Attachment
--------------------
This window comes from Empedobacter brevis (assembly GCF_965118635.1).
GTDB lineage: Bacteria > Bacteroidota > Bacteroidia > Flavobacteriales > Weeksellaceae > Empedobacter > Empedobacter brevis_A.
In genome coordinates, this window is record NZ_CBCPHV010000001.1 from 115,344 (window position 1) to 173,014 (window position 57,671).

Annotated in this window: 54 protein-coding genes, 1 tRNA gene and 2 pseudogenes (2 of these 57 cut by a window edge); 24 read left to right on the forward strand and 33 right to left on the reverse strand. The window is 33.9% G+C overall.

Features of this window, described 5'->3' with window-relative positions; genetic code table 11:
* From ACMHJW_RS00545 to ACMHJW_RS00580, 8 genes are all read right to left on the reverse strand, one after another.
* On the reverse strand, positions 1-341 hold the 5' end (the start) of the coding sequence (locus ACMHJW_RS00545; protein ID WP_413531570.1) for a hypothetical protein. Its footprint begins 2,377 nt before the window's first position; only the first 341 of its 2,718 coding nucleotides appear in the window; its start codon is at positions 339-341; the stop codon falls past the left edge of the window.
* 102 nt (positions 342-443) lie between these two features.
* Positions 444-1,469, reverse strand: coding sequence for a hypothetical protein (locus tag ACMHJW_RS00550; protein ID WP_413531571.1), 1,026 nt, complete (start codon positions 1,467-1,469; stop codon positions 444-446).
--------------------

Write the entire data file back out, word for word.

This window comes from Empedobacter brevis (assembly GCF_965118635.1).
GTDB lineage: Bacteria > Bacteroidota > Bacteroidia > Flavobacteriales > Weeksellaceae > Empedobacter > Empedobacter brevis_A.
In genome coordinates, this window is record NZ_CBCPHV010000001.1 from 115,344 (window position 1) to 173,014 (window position 57,671).

Annotated in this window: 54 protein-coding genes, 1 tRNA gene and 2 pseudogenes (2 of these 57 cut by a window edge); 24 read left to right on the forward strand and 33 right to left on the reverse strand. The window is 33.9% G+C overall.

Features of this window, described 5'->3' with window-relative positions; genetic code table 11:
* From ACMHJW_RS00545 to ACMHJW_RS00580, 8 genes are all read right to left on the reverse strand, one after another.
* On the reverse strand, positions 1-341 hold the 5' end (the start) of the coding sequence (locus ACMHJW_RS00545; protein ID WP_413531570.1) for a hypothetical protein. Its footprint begins 2,377 nt before the window's first position; only the first 341 of its 2,718 coding nucleotides appear in the window; its start codon is at positions 339-341; the stop codon falls past the left edge of the window.
* 102 nt (positions 342-443) lie between these two features.
* Positions 444-1,469, reverse strand: coding sequence for a hypothetical protein (locus tag ACMHJW_RS00550; protein ID WP_413531571.1), 1,026 nt, complete (start codon positions 1,467-1,469; stop codon positions 444-446).